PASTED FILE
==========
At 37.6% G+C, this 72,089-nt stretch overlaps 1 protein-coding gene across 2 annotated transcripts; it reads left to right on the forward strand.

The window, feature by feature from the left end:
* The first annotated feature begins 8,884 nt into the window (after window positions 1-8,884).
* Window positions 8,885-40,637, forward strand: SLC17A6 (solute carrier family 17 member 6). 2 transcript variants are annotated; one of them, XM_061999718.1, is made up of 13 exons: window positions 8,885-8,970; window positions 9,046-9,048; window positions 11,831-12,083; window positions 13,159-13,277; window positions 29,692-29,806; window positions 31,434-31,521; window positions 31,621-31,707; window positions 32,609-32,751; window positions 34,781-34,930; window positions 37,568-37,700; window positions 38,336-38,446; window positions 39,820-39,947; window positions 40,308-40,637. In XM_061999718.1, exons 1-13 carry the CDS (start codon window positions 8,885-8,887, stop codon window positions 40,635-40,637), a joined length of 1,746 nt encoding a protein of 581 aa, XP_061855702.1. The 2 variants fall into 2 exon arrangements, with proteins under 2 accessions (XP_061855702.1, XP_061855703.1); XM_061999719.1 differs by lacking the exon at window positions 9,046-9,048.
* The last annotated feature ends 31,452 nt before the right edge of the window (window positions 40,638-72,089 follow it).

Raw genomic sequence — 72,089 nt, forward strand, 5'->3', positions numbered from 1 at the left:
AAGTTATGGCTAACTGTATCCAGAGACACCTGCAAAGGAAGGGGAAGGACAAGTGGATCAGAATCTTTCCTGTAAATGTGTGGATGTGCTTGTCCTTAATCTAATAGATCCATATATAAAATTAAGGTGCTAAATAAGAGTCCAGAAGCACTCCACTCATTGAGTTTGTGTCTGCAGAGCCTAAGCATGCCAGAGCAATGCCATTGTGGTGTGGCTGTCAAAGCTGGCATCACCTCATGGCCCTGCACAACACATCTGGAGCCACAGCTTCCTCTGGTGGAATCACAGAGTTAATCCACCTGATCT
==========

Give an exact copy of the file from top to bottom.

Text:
At 37.6% G+C, this 72,089-nt stretch overlaps 1 protein-coding gene across 2 annotated transcripts; it reads left to right on the forward strand.

The window, feature by feature from the left end:
* The first annotated feature begins 8,884 nt into the window (after window positions 1-8,884).
* Window positions 8,885-40,637, forward strand: SLC17A6 (solute carrier family 17 member 6). 2 transcript variants are annotated; one of them, XM_061999718.1, is made up of 13 exons: window positions 8,885-8,970; window positions 9,046-9,048; window positions 11,831-12,083; window positions 13,159-13,277; window positions 29,692-29,806; window positions 31,434-31,521; window positions 31,621-31,707; window positions 32,609-32,751; window positions 34,781-34,930; window positions 37,568-37,700; window positions 38,336-38,446; window positions 39,820-39,947; window positions 40,308-40,637. In XM_061999718.1, exons 1-13 carry the CDS (start codon window positions 8,885-8,887, stop codon window positions 40,635-40,637), a joined length of 1,746 nt encoding a protein of 581 aa, XP_061855702.1. The 2 variants fall into 2 exon arrangements, with proteins under 2 accessions (XP_061855702.1, XP_061855703.1); XM_061999719.1 differs by lacking the exon at window positions 9,046-9,048.
* The last annotated feature ends 31,452 nt before the right edge of the window (window positions 40,638-72,089 follow it).

Raw genomic sequence — 72,089 nt, forward strand, 5'->3', positions numbered from 1 at the left:
AAGTTATGGCTAACTGTATCCAGAGACACCTGCAAAGGAAGGGGAAGGACAAGTGGATCAGAATCTTTCCTGTAAATGTGTGGATGTGCTTGTCCTTAATCTAATAGATCCATATATAAAATTAAGGTGCTAAATAAGAGTCCAGAAGCACTCCACTCATTGAGTTTGTGTCTGCAGAGCCTAAGCATGCCAGAGCAATGCCATTGTGGTGTGGCTGTCAAAGCTGGCATCACCTCATGGCCCTGCACAACACATCTGGAGCCACAGCTTCCTCTGGTGGAATCACAGAGTTAATCCACCTGATCT